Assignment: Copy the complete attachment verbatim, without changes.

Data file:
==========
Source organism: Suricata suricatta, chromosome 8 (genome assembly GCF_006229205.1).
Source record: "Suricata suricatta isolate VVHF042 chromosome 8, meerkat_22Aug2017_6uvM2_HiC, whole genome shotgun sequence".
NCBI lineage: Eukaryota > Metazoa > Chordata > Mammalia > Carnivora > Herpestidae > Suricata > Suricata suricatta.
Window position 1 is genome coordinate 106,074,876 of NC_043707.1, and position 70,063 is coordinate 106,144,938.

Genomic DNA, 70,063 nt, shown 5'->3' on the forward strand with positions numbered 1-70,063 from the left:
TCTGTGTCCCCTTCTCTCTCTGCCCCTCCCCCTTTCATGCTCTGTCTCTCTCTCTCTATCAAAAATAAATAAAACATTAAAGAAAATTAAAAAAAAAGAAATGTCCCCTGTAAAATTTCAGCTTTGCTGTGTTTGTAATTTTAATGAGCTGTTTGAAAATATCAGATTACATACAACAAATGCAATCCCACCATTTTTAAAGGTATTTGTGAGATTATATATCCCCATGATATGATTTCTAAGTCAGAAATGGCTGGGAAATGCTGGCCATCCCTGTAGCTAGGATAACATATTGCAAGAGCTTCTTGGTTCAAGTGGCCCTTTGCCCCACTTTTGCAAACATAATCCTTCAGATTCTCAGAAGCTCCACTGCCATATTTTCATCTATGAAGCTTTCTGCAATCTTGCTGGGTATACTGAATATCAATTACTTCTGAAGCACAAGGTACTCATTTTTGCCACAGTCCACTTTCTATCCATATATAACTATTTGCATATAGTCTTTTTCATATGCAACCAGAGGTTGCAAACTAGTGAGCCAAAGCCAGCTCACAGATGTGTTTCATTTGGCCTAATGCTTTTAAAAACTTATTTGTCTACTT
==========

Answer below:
Source organism: Suricata suricatta, chromosome 8 (genome assembly GCF_006229205.1).
Source record: "Suricata suricatta isolate VVHF042 chromosome 8, meerkat_22Aug2017_6uvM2_HiC, whole genome shotgun sequence".
NCBI lineage: Eukaryota > Metazoa > Chordata > Mammalia > Carnivora > Herpestidae > Suricata > Suricata suricatta.
Window position 1 is genome coordinate 106,074,876 of NC_043707.1, and position 70,063 is coordinate 106,144,938.

Genomic DNA, 70,063 nt, shown 5'->3' on the forward strand with positions numbered 1-70,063 from the left:
TCTGTGTCCCCTTCTCTCTCTGCCCCTCCCCCTTTCATGCTCTGTCTCTCTCTCTCTATCAAAAATAAATAAAACATTAAAGAAAATTAAAAAAAAAGAAATGTCCCCTGTAAAATTTCAGCTTTGCTGTGTTTGTAATTTTAATGAGCTGTTTGAAAATATCAGATTACATACAACAAATGCAATCCCACCATTTTTAAAGGTATTTGTGAGATTATATATCCCCATGATATGATTTCTAAGTCAGAAATGGCTGGGAAATGCTGGCCATCCCTGTAGCTAGGATAACATATTGCAAGAGCTTCTTGGTTCAAGTGGCCCTTTGCCCCACTTTTGCAAACATAATCCTTCAGATTCTCAGAAGCTCCACTGCCATATTTTCATCTATGAAGCTTTCTGCAATCTTGCTGGGTATACTGAATATCAATTACTTCTGAAGCACAAGGTACTCATTTTTGCCACAGTCCACTTTCTATCCATATATAACTATTTGCATATAGTCTTTTTCATATGCAACCAGAGGTTGCAAACTAGTGAGCCAAAGCCAGCTCACAGATGTGTTTCATTTGGCCTAATGCTTTTAAAAACTTATTTGTCTACTT